So we see that the stocks in this industry have collectively lost 32.4% over the past year, while the S&P 500 Composite lost 13.5% and the Zacks Computer and Technology Sector 27%.

One-Year Price Performance

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Zacks Investment Research

Image Source: Zacks Investment Research

Industry's Current Valuation

On the basis of the forward 12-month price-to-earnings (P/E) ratio, which is a commonly used method of valuing semiconductor equipment companies, we see that the industry is currently trading at 15.86X (the lowest point over the past year) and also trails the S&P 500’s 16.29X. It is also below the sector’s forward-12-month P/E of 19.48X.

Over the past year, the industry has traded as high as 28.47X, as low as 15.86X and at the median of 24.00X, as the chart below shows.

Forward 12 Month Price-to-Earnings (P/E) Ratio

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Zacks Investment Research

Image Source: Zacks Investment Research

2 Stocks With Solid Longer-term Prospects

With pandemic concerns waning, it’s understood that the huge boost in semiconductor sales from the operating-from-home economy will not repeat, although the hybrid mode of operation has longer-term positive implications for the semiconductor and allied industries. Semiconductor demand will also be boosted by their expanding application across sectors and countries and current demand reflects this. Equipment demand is more stable than chips, because semiconductor manufacturing equipment is high-value and so, a part of the long-term planning process. That said, geopolitical tensions may disrupt the supply chain and increase cost, which will impact profitability.

The industry has however been beaten down over the last few months and is certainly worth more than its current value reflects, which could be a reason for considering these #3 (Hold) ranked stocks.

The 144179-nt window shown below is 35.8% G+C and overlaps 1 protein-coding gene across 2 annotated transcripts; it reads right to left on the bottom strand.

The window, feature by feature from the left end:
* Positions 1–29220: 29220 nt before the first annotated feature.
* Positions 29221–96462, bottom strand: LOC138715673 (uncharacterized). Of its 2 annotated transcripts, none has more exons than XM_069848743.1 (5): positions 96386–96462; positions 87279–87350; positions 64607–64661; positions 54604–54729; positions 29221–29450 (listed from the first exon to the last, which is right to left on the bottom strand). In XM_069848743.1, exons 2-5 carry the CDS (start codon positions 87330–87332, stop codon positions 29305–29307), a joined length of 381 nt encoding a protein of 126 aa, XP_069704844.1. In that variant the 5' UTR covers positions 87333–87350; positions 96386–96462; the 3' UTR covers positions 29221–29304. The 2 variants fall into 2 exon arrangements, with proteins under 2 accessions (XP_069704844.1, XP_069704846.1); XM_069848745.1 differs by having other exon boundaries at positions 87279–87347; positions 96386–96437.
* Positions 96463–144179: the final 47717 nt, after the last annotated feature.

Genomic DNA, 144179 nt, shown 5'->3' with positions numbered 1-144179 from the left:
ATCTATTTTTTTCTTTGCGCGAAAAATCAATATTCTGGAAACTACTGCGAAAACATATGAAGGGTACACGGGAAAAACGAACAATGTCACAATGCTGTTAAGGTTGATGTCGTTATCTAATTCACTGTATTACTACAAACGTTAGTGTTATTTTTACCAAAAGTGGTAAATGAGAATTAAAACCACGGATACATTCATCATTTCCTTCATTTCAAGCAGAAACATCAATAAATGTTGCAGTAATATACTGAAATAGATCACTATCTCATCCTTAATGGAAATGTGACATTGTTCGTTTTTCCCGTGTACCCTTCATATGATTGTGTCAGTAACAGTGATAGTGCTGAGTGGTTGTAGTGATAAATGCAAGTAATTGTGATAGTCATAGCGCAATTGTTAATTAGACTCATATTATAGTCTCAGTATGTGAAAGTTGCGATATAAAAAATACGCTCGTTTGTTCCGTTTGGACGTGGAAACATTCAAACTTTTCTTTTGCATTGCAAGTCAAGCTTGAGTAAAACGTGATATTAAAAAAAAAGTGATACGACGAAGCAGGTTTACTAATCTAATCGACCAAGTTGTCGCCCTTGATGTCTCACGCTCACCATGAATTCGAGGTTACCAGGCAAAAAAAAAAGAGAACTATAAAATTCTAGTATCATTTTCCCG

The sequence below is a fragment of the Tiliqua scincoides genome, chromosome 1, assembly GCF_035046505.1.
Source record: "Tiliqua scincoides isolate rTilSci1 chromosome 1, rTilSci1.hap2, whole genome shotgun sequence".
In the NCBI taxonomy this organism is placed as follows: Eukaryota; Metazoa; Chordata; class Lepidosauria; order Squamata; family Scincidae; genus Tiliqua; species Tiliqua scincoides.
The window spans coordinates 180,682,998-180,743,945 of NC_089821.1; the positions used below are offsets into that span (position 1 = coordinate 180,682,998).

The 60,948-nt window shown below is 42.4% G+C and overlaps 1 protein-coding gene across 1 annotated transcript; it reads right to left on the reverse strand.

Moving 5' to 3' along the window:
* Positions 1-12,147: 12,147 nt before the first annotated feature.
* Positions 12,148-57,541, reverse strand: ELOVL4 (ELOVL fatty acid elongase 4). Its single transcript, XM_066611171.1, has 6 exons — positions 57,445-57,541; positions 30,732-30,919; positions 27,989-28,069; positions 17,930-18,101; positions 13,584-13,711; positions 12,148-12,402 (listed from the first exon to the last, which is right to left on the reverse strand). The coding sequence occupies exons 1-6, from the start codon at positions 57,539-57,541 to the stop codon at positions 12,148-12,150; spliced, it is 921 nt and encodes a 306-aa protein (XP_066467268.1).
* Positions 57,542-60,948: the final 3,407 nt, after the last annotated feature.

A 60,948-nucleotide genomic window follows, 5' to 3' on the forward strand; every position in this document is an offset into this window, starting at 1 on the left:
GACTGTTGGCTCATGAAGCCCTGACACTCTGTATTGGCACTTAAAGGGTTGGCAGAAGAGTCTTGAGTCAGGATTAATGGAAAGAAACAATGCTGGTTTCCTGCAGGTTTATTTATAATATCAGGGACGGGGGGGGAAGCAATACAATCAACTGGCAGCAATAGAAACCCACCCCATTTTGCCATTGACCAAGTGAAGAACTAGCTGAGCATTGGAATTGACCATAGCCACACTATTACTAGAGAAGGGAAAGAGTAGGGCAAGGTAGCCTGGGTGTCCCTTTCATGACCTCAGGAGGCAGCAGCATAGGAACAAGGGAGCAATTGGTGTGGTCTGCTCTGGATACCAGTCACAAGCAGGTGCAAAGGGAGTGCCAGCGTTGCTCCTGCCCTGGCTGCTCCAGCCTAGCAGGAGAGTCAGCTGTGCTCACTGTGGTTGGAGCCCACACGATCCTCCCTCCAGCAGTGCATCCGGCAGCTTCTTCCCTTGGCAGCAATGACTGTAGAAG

ASML Holding NV (ASML): This is one of the world’s largest suppliers of advanced semiconductor equipment systems consisting of lithography, metrology and inspection related systems for memory and logic chipmakers.

ASML Holding continues to see very strong demand well in excess of its available capacity. It is therefore in the process of expanding capacity and adjusting with its supply chain partners.

The Zacks Consensus Estimate for 2022 is down 0.6% in the last 30 days while the 2023 estimate is down 0.7%. Geopolitical concerns are considerable for ASML, which is making analysts incrementally cautious.

The shares are down 35.1% over the past year.

Being one of the leading players in the semi equipment space with major customers across important markets, the company is a beneficiary of strengthening demand in the industry.

Price and Consensus: ASML

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Zacks Investment Research

Image Source: Zacks Investment Research


Advanced Energy Industries (AEIS): Advanced Energy Industries is a global supplier of precision power conversion, measurement and control solutions. It is currently focused on power-conversion solutions, including direct current, pulsed DC, low frequency, high voltage, and radio frequency (RF) power supplies, as well as matching networks and remote plasma sources for reactive gas applications and RF instrumentation into the semiconductor, flat panel display and industrial markets.

Advanced Energy is seeing strong momentum across end markets, particularly for its dielectric etch, RPS and panel-level packaging products. Improving prospects in enterprise computing and 5G, as well as improving component supplies are positives.

This stock has lost 24.8% of its value over the past year. The Zacks Consensus Estimates for 2022 earnings is up 0.8% in the last 30 days. The estimate for 2023 is down 0.6%.

Price and Consensus: AEIS

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Zacks Investment Research